The Internet of Things (IoT) has gained momentum. Sensors are now small and cheap enough to embed in all kinds of devices, and more companies are leveraging the vast data generated. Here are some key drivers your company needs to remember as you jump into IoT.
Gartner expects 6.4 billion "things" will be connected to the Internet in 2016, up 30% from 2015. Although sensors aren't new, they're being built into more types of devices because they are considerably smaller and cheaper than they once were. More organizations, regardless of industry segment, will embrace IoT devices to lower operating costs, increase revenue, or provide more relevant customer experiences. The road to success comes with pitfalls, however, some of which can be avoided or minimized with little effort or cost.
The obvious problem is the sheer volume of data. Cramming every piece of sensor data into an existing data warehouse or a cloud environment probably isn't practical, or even wise.
"The different approaches to data management have revolved around building enterprise data models and integrating data from different places and then making them look the same. That was expensive and cumbersome, but it was doable," said PricewaterhouseCoopers (PwC) partner Oliver Halter, in an interview. "No matter how much money you throw at it, traditional data management, from a process point of view, doesn't work anymore because you get new data sources and new types of data all the time that you have to integrate very rapidly."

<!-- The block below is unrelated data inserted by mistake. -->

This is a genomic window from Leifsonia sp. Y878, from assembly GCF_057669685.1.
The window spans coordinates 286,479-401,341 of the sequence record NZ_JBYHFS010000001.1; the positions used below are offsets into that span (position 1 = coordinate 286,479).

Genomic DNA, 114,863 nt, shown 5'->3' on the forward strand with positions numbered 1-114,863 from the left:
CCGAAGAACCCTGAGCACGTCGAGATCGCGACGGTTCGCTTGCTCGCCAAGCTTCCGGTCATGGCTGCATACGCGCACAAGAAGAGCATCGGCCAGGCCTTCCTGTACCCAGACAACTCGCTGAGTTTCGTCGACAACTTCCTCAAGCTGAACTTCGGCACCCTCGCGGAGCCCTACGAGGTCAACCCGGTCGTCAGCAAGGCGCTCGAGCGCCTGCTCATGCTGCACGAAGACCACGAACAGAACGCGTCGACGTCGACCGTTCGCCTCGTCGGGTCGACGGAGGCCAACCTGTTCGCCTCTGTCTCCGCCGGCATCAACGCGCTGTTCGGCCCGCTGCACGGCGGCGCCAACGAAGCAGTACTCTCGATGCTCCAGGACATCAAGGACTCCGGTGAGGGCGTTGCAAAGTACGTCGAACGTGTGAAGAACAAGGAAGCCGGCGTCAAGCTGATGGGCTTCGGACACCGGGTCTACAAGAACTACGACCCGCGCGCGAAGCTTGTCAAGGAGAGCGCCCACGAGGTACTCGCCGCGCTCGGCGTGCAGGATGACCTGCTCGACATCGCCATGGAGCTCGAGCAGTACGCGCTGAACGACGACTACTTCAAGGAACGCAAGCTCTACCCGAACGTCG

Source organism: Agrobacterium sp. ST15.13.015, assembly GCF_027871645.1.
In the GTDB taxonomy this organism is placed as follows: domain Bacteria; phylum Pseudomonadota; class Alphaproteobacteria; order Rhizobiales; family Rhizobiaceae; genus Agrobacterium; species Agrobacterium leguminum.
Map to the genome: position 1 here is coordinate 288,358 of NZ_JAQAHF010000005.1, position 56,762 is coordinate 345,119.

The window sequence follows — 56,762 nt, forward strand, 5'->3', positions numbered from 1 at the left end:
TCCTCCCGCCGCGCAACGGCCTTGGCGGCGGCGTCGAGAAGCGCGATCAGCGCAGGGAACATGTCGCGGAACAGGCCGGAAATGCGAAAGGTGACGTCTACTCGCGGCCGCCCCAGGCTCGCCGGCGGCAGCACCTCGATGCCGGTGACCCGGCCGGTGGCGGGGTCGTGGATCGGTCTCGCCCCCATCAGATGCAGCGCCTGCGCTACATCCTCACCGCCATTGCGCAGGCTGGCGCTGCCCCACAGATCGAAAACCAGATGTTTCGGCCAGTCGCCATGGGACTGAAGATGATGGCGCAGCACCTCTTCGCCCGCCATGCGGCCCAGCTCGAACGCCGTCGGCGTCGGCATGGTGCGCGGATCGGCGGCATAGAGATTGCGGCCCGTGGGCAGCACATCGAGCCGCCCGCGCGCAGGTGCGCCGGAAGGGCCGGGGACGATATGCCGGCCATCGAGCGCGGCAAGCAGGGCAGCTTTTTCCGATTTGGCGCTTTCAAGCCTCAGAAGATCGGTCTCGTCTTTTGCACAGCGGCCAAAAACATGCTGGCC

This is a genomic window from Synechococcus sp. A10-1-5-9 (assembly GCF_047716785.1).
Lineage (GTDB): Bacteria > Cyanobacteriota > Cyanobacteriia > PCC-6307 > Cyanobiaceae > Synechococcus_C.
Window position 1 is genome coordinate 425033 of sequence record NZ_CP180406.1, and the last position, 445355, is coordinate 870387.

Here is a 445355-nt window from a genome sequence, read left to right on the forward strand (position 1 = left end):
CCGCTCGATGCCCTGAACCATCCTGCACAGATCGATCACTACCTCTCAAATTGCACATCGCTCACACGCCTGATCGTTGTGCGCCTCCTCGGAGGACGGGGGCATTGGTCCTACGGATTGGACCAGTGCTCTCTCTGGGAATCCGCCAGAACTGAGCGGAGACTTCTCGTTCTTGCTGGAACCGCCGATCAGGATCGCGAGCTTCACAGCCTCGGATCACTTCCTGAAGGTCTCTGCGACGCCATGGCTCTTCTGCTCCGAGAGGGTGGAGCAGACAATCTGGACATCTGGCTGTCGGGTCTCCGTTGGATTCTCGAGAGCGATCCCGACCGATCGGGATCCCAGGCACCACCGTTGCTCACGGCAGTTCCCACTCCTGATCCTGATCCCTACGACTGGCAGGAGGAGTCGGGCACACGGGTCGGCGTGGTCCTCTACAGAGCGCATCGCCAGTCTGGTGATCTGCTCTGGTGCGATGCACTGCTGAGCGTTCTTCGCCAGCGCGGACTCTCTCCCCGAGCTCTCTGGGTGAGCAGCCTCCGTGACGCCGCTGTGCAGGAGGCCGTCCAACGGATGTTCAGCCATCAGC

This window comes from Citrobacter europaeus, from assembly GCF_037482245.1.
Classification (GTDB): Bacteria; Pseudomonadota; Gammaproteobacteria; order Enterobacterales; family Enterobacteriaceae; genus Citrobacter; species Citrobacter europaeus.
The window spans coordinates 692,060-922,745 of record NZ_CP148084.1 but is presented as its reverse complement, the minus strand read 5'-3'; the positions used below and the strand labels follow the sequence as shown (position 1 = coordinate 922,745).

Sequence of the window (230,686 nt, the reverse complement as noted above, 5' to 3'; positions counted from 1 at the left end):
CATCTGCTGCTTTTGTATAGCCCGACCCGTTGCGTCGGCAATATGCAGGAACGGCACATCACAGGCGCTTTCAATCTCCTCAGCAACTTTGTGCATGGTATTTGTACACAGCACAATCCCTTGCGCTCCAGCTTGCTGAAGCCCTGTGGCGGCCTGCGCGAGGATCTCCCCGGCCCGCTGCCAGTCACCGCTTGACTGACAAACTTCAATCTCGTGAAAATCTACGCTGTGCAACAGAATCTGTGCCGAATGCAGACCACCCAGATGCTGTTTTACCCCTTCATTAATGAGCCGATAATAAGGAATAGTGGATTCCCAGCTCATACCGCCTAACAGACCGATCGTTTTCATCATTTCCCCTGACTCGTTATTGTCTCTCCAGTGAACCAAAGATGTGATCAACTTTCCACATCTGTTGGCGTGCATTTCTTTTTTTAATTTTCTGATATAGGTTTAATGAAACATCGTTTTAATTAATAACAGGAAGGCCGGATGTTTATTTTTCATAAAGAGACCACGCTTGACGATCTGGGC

Moreover, many organizations have no idea what they would do with IoT data if they had it. If the potential business value can't be defined, there's little that can be gained from adopting even the coolest IoT innovations.
"Before you think about software or technology, what's the business problem you're trying to solve? If you're an executive at one of the companies we work with, you're losing 2% of revenue to fraud or sensor malfunction. And 2% of your revenue may mean $100 million," said Houman Behzadi, senior vice president of products at enterprise application software provider C3 Energy, in an interview. "If you want to be successful, you have to solve a business problem like fraud."
Here are a few of the ways the IoT can impact companies' IT infrastructures and data strategies, and the bottom line.
Machine Learning Is Likely Necessary
The greater the volume of data, the more likely it is that an organization will need to use machine learning to make sense of it.
"With the volume of data we have now, it's no longer a manual or human kind of computation problem. You need a machine to identify the correlations across a significant volume of information so you can do things like predictive maintenance on assets," said Houman Behzadi, SVP of products at hardware and software solution provider C3 Energy.
An East Coast utility company was trying to understand the health of its sensor network, and it was endeavoring to prevent fraud. Using simple analytical rules on data sources, the company was identifying a couple of hundred fraud cases a year, but the method was only 30% accurate. Using machine learning, the utility company was able to identify 20,000 cases immediately, and it eventually achieved a 90% accuracy rate, Behzadi said.
View the full article on InformationWeek's website here.